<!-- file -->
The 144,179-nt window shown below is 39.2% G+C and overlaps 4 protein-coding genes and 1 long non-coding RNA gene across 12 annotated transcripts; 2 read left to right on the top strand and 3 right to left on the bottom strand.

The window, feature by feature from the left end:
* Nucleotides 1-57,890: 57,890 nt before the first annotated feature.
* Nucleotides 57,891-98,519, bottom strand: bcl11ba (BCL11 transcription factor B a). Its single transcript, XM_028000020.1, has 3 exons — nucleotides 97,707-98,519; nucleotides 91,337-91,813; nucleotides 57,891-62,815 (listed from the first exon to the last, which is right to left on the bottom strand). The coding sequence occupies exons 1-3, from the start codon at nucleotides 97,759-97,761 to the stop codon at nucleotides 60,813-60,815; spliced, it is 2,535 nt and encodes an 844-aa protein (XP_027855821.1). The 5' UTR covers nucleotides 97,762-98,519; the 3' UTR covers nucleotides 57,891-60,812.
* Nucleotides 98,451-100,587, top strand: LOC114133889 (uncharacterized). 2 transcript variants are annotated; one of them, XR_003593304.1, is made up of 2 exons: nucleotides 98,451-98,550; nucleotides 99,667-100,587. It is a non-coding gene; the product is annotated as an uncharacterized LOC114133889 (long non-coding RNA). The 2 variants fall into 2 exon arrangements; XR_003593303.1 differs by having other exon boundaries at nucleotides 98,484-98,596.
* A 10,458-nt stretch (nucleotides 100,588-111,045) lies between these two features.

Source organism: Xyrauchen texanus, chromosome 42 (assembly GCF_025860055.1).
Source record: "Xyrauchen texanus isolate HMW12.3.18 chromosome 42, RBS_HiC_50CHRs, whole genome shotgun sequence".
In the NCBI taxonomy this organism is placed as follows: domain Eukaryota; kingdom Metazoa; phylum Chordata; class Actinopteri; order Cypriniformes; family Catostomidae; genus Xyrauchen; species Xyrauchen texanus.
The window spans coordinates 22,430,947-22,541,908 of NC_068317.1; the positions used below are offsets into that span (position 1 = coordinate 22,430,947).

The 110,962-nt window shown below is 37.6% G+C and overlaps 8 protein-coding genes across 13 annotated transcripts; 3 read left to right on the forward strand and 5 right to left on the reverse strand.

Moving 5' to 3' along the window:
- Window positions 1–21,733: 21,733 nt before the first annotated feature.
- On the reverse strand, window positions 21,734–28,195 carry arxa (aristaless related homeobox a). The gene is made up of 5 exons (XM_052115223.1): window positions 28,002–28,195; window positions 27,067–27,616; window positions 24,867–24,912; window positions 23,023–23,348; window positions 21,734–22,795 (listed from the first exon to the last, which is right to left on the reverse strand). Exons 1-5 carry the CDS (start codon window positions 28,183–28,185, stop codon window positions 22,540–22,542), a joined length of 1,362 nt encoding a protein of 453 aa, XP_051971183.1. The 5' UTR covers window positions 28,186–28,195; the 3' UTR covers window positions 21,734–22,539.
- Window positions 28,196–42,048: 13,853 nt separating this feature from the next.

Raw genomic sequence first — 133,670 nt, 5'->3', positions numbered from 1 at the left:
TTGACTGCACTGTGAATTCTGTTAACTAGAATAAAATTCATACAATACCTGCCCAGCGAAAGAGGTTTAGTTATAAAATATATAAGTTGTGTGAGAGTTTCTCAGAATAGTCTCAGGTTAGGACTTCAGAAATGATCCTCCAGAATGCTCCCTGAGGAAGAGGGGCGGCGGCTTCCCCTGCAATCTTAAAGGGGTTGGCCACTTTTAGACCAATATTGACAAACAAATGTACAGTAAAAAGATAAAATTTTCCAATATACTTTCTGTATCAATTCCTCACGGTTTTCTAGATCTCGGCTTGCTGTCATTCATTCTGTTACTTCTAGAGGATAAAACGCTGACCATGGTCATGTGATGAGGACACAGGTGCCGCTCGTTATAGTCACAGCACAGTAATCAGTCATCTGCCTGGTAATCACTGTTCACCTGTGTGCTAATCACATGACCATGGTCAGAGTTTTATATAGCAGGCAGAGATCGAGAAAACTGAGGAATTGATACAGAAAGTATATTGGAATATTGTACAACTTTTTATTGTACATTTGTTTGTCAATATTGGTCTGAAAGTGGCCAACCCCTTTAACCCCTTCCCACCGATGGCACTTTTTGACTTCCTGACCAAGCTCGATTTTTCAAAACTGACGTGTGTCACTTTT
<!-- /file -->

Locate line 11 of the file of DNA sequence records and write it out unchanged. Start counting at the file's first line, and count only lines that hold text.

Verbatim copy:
The 110,962-nt window shown below is 37.6% G+C and overlaps 8 protein-coding genes across 13 annotated transcripts; 3 read left to right on the forward strand and 5 right to left on the reverse strand.